Over the recent past, societies have experienced increased cases of lifestyles diseases such as diabetes type 2, cancer, and obesity. Apparently, several cases of lifestyle complications are outcomes of consuming junk and fast food. In effect, junk and fast food contain excess calories that are detrimental to the health of consumers, and as such, when they consume the foods, their vulnerability to lifestyle diseases and weight problems increase.
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The rising cases of lifestyle diseases and weight problems compelled states and governments to institute policies that govern the quality of food offered by various food joints and restaurants. One of the regulations produced by governments like the United States is the rule that impel restaurants and other food joints to post the amount of calories per food or beverages that they offer. Therefore, the essay uses Reversal Theory and reasons such as reduced amount of junk food, improved quality of food, promotion of consumer health, and reduction of medical expenses to examine whether it is necessary for restaurants to put calories on their menu.
Reversal Theory is a psychological theory, which examines human behavior and motivation. The theory explains the various factors that motivate individuals and assesses their effectiveness in determining the scale of motivation and focus of individuals. According to Apter, Fontana, and Murgatroyd (2014), Relevance Theory explains that, while a factor may be motivating and interesting to some individuals at some point, it may be uninteresting and irritating sometimes.
To substantiate its argument, the theory utilizes four domains, which are means-ends, rules, transactions, and relationships. The first and second domains are useful in ascertaining the fact that people or organizations may have motivation that is goal oriented and ready to conform to any changes advanced by external forces. The third domain explains that after conforming, individuals or organizations master the skills and become experts in the subject field. Consequently, the fourth domain espouses considerations that an entity can accord to others or themselves.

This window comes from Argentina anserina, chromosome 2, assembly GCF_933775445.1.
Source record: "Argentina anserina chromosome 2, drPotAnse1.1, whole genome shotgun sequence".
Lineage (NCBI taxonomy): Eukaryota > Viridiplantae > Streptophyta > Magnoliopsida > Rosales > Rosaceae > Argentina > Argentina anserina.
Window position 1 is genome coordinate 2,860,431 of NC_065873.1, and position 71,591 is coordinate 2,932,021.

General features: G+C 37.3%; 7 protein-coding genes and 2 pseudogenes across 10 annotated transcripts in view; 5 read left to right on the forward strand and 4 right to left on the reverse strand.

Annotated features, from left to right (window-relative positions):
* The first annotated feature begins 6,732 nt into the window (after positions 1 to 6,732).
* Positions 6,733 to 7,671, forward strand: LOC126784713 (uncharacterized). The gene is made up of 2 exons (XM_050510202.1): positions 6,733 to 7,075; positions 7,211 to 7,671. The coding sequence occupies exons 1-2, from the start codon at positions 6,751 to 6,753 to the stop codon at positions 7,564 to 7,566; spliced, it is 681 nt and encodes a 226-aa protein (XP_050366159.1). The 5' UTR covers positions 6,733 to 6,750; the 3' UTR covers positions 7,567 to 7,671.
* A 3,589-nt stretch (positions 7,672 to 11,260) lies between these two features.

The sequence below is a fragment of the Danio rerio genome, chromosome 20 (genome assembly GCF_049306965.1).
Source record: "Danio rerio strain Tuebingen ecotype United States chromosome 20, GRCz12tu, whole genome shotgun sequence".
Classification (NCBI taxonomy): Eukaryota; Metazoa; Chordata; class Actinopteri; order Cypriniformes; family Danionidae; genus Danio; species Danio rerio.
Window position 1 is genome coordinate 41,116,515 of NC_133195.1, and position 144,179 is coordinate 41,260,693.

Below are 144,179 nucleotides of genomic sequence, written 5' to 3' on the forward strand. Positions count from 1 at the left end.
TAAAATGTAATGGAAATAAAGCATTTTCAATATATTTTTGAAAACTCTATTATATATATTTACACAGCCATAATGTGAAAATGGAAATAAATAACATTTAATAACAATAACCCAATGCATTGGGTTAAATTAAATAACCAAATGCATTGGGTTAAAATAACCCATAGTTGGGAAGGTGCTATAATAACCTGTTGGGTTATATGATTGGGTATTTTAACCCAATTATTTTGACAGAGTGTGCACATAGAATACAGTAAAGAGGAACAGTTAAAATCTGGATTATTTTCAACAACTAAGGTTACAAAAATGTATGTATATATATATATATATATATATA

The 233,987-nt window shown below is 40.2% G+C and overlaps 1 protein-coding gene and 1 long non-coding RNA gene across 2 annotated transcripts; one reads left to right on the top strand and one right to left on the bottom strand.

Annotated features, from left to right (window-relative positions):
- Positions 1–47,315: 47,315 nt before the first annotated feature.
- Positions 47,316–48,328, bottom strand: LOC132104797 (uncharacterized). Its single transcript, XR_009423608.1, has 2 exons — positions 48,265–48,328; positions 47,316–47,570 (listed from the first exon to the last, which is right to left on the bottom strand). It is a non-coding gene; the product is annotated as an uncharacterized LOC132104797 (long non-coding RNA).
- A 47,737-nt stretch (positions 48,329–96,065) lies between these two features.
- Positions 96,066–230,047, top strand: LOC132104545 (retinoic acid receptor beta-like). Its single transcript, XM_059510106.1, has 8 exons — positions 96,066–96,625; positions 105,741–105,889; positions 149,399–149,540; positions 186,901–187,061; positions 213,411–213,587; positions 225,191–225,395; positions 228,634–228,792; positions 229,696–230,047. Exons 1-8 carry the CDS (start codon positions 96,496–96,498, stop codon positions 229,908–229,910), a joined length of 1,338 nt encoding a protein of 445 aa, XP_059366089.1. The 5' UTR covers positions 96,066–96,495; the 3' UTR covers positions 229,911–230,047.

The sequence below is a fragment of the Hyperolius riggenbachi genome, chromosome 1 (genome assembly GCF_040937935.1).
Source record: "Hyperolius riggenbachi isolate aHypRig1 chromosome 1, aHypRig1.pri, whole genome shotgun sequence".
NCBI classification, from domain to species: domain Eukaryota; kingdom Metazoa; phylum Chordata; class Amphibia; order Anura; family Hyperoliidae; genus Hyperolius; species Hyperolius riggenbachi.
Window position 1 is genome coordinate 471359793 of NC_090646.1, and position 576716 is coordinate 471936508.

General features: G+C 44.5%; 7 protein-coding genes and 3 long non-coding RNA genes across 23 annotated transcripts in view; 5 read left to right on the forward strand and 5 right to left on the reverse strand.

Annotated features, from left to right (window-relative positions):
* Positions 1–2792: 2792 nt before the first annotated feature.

The theory is relevant because it examines the behavior and character of individuals. Notably, the relevance of the theory emanates from utilization of the domains. The recent policy that requires entities such as restaurants to put calories in their menus relates well with the domains presented by the theory. The relationship develops because the policy compelling restaurants to put calories on their food offerings dictates their initial motivation and goal orientation.
Apparently, the goal of every restaurant is to earn revenues, a factor that compounds the essence of the first and second domain of the theory. Consequently, factors such as compliance to the policy and improvement of expertise overtime to match the quality demands of consumers and government establish the relevance of the third and fourth domain of the Relevance Theory (Svebek & Apter 2014). As a result, the theory is very useful and practical in examination of the necessity that restaurants should put calories on their menus.
Reduces the Level of Junk Food and Improves the Quality of Food in Restaurants
Reasoning for the Claim